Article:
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I am trying to analyse the differences between people who vote in the European Parliament (EP) elections and people who vote in national elections, based on the EES dataset$^\dagger$. The objective is to find significant differences between these two groups on socio-demographical variables (age, gender, etc.) The problem is that these groups are partially overlapping (some people vote in both elections) and the predictors are mostly categorical (ordinal). What statistical techniques and error estimates can I use to tackle this? (Is factorial ANOVA okay?) Is there a way to combine error estimates for repeated measures and independent cases?


$^\dagger$ updated site link.

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2 Answers 2

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With overlapping groups, you can still use a t-test based on the following:

$$ \begin{aligned} \text{Under }H_0:\space \bar{Y}_1 = \bar{Y}_2 &\\ \\ \frac{\hat{\bar{Y}}_1 - \hat{\bar{Y}}_2}{\sqrt{\operatorname{var}(\hat{\bar{Y}}_1 - \hat{\bar{Y}}_2)}} &\sim t(df) \end{aligned} $$

The tricky part is that in order to estimate the variance term in this test statistic, you have to make sure to take into account the correlation between $\hat{\bar{Y}}_1$ and $\hat{\bar{Y}}_2$ caused by the overlap. Also, it's not clear what you should use for the degrees of freedom, $df$; you could probably do well to just use the rule-of-thumb design degrees of freedom $(\#\text{ of clusters} - \#\text{ of strata})$.

Option #1: Use replicate weights

You can do this easily using replication methods (jackknife, bootstrap, etc.) if you have sets of replicate weights: simply use each set of replicate weights to calculate the two estimates and their difference, and then calculate the variance of the estimated difference across the sets of replicate weights, using the appropriate method for how your replicate weights were formed. If you're working with the survey R package, you can use the withReplicates() function to do this.

library(survey)
library(srvyr)

# Load survey of schools ----
  data(api, package = "survey")
  
# Create survey design object with replicate weights ----
  dstrata <- apistrat %>%
    as_survey(strata = stype, weights = pw) %>%
    # Generate two overlapping groups
    mutate(meals_0_to_60 = ifelse(meals >= 0 & meals <= 60,
                                  1, 0),
           meals_50_to_100 = ifelse(meals >= 50 & meals <= 100,
                                    1, 0))

  dstrata_rep <- as_survey_rep(dstrata)

# Use the `withReplicates()` function to estimate standard error of differnces ----
  diff_in_means <- function(svy_weights, svy_vbls) {
    ybar_1_num = sum(svy_weights * svy_vbls[['meals_50_to_100']] * svy_vbls[['api00']])
    ybar_1_dem = sum(svy_weights * svy_vbls[['meals_50_to_100']])   
    ybar_1 <- ybar_1_num / ybar_1_dem
    
    ybar_2_num = sum(svy_weights * svy_vbls[['meals_0_to_60']] * svy_vbls[['api00']])
    ybar_2_dem = sum(svy_weights * svy_vbls[['meals_0_to_60']])   
    ybar_2 <- ybar_2_num / ybar_2_dem
    
    ybar_1 - ybar_2
  }
  
  withReplicates(dstrata_rep, theta = diff_in_means)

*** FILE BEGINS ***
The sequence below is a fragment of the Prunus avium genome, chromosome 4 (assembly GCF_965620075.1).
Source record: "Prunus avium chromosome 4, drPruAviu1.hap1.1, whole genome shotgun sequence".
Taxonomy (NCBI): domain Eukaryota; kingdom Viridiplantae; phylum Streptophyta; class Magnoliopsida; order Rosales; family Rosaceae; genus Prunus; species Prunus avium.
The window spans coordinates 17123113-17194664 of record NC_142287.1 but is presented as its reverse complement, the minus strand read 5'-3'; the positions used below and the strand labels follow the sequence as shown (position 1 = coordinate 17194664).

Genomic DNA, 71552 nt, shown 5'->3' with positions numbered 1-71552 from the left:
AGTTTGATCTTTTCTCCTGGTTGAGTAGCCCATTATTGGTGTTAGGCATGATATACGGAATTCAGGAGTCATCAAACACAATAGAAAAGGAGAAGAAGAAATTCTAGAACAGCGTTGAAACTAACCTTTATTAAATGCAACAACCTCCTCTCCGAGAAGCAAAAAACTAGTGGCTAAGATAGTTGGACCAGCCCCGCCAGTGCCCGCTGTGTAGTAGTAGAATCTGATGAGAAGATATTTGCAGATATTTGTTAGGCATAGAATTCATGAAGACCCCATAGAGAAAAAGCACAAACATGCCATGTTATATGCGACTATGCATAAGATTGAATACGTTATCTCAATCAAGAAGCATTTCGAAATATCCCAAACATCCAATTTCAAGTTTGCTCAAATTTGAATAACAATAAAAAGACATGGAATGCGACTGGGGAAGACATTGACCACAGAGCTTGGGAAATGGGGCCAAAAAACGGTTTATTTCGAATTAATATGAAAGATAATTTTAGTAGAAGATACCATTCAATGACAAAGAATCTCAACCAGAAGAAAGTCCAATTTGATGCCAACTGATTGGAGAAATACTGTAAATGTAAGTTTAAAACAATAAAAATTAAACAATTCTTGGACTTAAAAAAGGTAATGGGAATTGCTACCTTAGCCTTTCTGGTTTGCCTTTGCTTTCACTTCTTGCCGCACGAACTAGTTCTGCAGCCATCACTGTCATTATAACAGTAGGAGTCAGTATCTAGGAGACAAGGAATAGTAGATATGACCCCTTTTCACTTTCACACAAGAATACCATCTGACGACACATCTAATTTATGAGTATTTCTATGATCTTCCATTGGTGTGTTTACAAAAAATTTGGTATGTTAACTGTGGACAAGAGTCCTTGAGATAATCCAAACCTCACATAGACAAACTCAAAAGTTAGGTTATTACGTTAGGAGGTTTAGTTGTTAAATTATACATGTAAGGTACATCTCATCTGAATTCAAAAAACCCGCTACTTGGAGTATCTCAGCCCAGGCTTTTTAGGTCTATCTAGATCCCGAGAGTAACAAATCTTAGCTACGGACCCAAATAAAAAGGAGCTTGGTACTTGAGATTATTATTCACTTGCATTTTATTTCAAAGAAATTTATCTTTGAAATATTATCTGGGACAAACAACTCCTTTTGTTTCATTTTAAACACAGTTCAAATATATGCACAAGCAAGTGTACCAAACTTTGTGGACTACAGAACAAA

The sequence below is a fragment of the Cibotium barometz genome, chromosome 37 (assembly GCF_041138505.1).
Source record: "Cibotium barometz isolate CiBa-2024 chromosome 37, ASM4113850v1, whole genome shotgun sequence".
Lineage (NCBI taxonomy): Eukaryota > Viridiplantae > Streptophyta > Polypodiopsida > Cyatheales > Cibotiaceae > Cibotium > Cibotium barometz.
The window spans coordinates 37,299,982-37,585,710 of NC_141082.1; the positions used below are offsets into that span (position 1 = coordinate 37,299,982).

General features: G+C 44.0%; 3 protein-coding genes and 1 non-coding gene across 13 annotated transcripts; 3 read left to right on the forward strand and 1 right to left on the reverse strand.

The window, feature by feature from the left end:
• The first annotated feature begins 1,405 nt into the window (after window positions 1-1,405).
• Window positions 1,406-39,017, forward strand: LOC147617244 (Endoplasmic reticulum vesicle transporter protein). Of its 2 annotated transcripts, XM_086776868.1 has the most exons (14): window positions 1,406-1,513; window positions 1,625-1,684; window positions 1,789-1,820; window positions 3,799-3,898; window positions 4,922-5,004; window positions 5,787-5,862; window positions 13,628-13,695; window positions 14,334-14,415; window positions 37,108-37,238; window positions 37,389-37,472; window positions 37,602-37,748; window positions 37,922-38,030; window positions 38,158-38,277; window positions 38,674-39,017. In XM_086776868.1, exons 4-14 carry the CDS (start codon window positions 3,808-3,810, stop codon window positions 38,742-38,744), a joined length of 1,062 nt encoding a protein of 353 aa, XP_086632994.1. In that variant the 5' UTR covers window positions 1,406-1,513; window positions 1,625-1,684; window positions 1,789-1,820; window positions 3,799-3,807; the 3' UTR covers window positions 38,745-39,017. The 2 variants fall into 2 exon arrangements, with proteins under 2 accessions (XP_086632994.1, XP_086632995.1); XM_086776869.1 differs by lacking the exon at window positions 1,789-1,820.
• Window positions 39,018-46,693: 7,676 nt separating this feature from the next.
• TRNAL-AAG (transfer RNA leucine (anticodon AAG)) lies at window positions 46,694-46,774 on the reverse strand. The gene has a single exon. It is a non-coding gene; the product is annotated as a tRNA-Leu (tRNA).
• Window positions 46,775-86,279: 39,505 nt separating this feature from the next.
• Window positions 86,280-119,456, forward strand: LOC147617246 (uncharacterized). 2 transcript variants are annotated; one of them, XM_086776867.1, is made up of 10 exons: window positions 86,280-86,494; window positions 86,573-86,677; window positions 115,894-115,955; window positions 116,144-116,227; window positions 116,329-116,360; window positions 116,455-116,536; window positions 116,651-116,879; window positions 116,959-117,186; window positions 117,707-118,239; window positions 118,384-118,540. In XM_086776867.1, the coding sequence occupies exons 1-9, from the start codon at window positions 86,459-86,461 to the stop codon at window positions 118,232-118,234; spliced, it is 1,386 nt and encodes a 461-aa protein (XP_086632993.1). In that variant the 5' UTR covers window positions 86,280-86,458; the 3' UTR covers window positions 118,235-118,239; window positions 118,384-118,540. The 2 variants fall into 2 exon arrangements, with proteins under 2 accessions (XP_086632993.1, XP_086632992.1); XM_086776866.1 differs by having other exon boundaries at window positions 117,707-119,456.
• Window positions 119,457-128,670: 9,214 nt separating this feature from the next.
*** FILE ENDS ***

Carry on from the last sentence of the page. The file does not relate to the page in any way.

#>        theta    SE
#> [1,] -159.18 13.11

Option #2: Use the method of linearization by influence functions

You can also use linearization methods to get this variance estimate. Check the blog post explaining how to do this with the survey R package and why it works.

An example with the school survey dataset from the example code is as follows:

library(survey)
library(srvyr)

# Load survey of schools ----
  data(api, package = "survey")
  
# Create survey design object ----
  dstrata <- apistrat %>%
    as_survey(strata = stype, weights = pw) %>%
    # Generate two overlapping groups
    mutate(meals_0_to_60 = ifelse(meals >= 0 & meals <= 60,
                                  1, 0),
           meals_50_to_100 = ifelse(meals >= 50 & meals <= 100,
                                    1, 0))

# Calculate means for the two groups ----
  
  
  ybar_1 <- svyratio(numerator = ~ I(meals_50_to_100 * api00),
                     denominator = ~ meals_50_to_100,
                     design = dstrata, influence = TRUE)
  
  ybar_2 <- svyratio(numerator = ~ I(meals_0_to_60 * api00),
                     denominator = ~ meals_0_to_60,
                     design = dstrata, influence = TRUE)
  
  diff_in_means <- ybar_1$ratio - ybar_2$ratio
  
# Obtain influence functions of the two statistics ----
  
  dstrata$variables[['ybar_1_infl']] <- attr(ybar_1, 'influence') * dstrata$prob
  dstrata$variables[['ybar_2_infl']] <- attr(ybar_2, 'influence') * dstrata$prob
  
# Use the influence functions to estimate variances and covariance ----
  
  infl_totals <- svytotal(x = ~ ybar_1_infl + ybar_2_infl,
                          design = dstrata)
  
  vcov_of_ybar_estimates <- vcov(infl_totals)
  
# Estimate standard error of difference ----
  
  var_of_diff <- t(c(1,-1)) %*% vcov_of_ybar_estimates %*% c(1,-1)
  std_err_of_diff <- sqrt(var_of_diff)

#>          [,1]
#> [1,] 13.02953
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What I would do is make a new dependent variable with 4 levels: Both, EU only, national only, and neither and use "neither" as the reference category. Then do multinomial logistic regression.

As for ordinal IVs, those are tricky, but see this thread for lots of discussion and ideas.

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